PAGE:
A number of principles were raised in relation to judges taking other work. The principles of whether sitting judges should be permitted to undertake other work for remuneration at all, whether there should be broad acceptance that they could undertake lecturing or writing, whether they should receive disbursements or honoraria, and whether judges discharged from active service should need to apply for permission, whether above or below the age of 75, were fully discussed. Some submissions had suggested that requiring them to apply for permission was unconstitutional, an unreasonable fetter and some had regarded this as a "prohibition". The Committee believed that they were placed in no different position to the present case, other than that the Minister would have to consult with the Chief Justice. Members stressed that the mechanism was intended not to be prohibitive, but protective of the status and reputation of the judiciary, and that this was a matter of public concern. The then-Minister's statements in Hansard in 1989 seemed to support the concept of "judges for life". Several judges disputed that this was the intention at the time. It was suggested, in relation to the Code of Judicial Conduct, that the Minister should not be involved in the drafting. Submissions were made that discharged judges should not be required to reveal their financial interests. A further suggestion that the Judicial Service Commission should be bound by a recommendation of a Tribunal, was considered by Members to run contrary to the wording of the Constitution.
Criminal Law (Sentencing) Amendment Bill
Dr Lirette Louw, Legal Drafter, Department of Justice (DOJ) tabled a new version of the Criminal Law (Sentencing) Amendment Bill, which included some new options and the suggestions made the previous day. She also tabled a schedule dealing with compelled rape. She detailed the changes as follows:
New Section 51(3)(b)
Dr Louw explained that Option 1 used the original wording. Options 2 aligned with the suggestions made the previous day. Option 3 had simplified the introduction further. Option 4 had similar wording to Option 3, but also included the references to substantial and compelling circumstances.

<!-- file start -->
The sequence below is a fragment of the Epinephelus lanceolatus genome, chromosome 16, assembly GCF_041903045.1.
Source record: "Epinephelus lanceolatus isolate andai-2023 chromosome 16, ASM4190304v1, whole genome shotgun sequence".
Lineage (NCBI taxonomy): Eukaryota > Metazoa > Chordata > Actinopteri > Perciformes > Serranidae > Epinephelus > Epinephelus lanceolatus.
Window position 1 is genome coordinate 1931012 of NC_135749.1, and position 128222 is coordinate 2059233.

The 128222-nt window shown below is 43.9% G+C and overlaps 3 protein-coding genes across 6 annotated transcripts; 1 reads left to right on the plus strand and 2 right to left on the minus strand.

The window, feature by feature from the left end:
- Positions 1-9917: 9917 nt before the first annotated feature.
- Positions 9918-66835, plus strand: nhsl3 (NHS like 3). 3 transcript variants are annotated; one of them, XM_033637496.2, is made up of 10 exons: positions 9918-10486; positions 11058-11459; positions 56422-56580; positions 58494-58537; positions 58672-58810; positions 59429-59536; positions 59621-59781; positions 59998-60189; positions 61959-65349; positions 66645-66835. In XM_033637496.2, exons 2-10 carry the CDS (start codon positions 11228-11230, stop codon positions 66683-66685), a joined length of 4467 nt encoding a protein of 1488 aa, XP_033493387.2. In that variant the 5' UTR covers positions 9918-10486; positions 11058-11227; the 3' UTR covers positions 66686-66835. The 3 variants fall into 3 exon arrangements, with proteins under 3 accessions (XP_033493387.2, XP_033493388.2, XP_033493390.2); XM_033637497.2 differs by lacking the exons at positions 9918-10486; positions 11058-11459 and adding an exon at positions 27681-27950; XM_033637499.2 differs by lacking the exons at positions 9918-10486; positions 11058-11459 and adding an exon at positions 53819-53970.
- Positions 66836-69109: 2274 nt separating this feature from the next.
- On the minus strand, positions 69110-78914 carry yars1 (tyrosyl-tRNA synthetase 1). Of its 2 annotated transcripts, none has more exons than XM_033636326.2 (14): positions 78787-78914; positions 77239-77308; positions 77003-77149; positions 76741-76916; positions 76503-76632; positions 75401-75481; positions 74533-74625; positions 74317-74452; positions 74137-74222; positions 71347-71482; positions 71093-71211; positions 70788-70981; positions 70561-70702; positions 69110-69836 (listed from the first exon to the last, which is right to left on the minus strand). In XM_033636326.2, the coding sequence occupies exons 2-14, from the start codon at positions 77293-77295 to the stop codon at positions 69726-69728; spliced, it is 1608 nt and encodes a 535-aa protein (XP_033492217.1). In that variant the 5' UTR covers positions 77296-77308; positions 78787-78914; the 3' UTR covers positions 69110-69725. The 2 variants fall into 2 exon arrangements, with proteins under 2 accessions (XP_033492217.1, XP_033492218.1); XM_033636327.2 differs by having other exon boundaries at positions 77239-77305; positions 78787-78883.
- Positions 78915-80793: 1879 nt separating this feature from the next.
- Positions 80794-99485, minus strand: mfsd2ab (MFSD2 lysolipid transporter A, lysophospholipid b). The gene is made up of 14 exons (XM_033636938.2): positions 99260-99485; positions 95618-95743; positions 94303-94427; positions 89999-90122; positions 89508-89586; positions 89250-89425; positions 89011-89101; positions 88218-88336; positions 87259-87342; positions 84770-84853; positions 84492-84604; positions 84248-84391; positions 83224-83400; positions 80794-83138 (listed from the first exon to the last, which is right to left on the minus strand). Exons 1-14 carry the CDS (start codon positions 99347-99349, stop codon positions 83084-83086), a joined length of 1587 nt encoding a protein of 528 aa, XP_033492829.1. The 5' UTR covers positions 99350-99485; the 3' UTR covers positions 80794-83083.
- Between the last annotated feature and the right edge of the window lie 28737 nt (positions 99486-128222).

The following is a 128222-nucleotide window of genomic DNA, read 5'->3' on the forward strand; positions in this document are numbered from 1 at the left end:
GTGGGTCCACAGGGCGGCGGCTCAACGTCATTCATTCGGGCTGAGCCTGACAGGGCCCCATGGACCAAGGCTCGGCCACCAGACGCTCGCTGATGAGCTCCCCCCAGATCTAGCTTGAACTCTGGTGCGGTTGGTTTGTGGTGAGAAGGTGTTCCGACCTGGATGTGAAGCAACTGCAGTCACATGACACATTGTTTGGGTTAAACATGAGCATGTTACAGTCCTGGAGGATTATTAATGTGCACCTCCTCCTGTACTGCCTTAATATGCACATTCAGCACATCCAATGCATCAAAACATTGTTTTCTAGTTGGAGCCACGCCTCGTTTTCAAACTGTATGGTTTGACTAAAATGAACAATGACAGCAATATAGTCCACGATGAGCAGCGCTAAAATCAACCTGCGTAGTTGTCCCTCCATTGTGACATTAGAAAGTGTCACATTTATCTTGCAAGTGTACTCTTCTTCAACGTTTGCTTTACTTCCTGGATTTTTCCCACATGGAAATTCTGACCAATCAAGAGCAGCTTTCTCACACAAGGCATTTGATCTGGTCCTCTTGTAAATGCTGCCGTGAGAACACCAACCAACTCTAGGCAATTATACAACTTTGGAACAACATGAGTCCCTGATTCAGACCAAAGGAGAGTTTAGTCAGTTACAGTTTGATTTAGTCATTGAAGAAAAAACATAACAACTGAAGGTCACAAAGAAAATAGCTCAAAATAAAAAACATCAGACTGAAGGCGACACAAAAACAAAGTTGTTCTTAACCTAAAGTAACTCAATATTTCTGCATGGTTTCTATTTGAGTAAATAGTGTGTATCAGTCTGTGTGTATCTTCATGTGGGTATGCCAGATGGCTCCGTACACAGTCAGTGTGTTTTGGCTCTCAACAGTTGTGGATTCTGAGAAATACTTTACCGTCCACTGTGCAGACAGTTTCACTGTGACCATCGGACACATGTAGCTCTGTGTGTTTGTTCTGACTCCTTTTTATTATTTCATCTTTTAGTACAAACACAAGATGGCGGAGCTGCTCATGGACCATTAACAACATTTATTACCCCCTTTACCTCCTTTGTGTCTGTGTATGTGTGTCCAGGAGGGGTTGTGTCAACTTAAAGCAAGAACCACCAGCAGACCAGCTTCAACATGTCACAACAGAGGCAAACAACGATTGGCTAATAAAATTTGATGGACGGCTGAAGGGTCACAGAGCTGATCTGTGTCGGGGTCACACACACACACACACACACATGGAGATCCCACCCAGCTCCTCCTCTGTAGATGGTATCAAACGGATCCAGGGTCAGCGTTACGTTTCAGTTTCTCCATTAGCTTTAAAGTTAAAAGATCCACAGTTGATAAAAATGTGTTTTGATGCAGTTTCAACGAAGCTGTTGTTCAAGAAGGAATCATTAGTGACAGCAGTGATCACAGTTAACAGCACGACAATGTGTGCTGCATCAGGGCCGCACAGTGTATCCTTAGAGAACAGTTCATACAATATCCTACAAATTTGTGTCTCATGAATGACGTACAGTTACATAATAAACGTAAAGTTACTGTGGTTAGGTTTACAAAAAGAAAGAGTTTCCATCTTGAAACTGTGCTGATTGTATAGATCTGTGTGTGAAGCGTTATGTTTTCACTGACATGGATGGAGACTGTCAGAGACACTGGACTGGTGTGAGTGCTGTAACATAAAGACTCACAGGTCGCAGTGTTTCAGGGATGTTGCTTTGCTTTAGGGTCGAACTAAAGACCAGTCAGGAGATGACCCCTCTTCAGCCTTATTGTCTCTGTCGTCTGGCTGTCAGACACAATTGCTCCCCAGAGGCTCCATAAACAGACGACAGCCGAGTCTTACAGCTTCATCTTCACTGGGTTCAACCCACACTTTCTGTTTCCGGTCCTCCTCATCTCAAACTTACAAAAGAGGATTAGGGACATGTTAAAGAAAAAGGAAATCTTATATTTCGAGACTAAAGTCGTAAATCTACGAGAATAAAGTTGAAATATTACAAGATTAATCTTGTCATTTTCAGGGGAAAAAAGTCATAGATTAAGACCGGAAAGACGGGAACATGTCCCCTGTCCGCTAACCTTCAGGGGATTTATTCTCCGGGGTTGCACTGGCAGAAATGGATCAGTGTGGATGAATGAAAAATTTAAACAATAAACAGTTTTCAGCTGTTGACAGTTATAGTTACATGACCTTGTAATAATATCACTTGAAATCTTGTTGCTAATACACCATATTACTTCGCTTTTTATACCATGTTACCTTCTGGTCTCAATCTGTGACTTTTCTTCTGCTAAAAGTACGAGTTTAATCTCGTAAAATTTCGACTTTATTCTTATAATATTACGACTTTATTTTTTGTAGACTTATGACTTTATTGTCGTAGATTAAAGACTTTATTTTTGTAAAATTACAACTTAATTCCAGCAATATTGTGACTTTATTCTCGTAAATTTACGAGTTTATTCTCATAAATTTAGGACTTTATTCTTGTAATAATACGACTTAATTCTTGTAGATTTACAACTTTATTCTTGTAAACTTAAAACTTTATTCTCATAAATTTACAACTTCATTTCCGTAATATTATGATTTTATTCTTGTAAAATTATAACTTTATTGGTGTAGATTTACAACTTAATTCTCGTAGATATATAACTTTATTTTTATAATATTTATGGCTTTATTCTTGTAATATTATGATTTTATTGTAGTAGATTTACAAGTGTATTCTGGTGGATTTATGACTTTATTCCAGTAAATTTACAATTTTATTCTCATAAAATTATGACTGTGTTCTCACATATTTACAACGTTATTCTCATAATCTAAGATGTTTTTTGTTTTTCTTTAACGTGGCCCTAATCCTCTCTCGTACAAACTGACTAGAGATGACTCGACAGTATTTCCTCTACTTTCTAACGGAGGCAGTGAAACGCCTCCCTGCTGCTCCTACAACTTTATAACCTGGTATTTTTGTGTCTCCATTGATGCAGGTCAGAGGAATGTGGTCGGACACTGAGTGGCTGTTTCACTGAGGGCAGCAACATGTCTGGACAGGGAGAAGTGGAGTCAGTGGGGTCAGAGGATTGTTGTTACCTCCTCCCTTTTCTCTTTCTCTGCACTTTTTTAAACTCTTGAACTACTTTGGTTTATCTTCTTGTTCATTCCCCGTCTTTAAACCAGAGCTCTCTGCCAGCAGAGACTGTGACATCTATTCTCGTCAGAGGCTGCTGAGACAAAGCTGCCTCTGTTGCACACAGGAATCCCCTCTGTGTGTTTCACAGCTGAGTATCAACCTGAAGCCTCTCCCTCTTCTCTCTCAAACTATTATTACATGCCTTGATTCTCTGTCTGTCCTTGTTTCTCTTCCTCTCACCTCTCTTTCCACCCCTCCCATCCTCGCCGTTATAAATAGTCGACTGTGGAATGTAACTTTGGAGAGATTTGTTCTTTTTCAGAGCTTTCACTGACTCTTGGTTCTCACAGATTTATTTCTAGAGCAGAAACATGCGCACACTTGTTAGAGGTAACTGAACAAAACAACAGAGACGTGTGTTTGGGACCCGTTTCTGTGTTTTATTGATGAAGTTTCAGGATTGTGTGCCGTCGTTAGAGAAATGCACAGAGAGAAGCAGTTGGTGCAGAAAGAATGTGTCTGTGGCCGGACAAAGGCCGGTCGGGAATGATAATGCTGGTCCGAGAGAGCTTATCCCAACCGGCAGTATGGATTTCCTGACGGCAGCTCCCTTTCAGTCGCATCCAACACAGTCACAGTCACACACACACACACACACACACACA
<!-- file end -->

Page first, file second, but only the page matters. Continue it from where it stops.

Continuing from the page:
Adv L Joubert (DA) said if there was a need purely to record that there were no substantial and compelling circumstances; that was not what the Committee had intended.
The Chairperson said that there were still difficulties in interpretation. She outlined that this would require the Court to go through a series of steps. A finding would have to be made whether to convict on the offence. If the person was convicted, then the next question was whether there were substantial and compelling circumstances. If the answer was no, then the minimum sentence would apply. However, the Committee was seeking to ensure that the Court gave attention specifically to the fact that, for a youth between 16 and 18, the fact of youth might in itself be a substantial and compelling circumstance. The Committee would specifically like it to be recorded why, in the cases involving youth, the minimum sentence was considered suitable. It was necessary to find a wording that was narrow and that cut out the possibility of creative interpretation. She agreed that careful consideration would need to be given to the options. It was not a matter of principle but rather of trying to narrow down the interpretation. The Committee would discuss the options further at another meeting.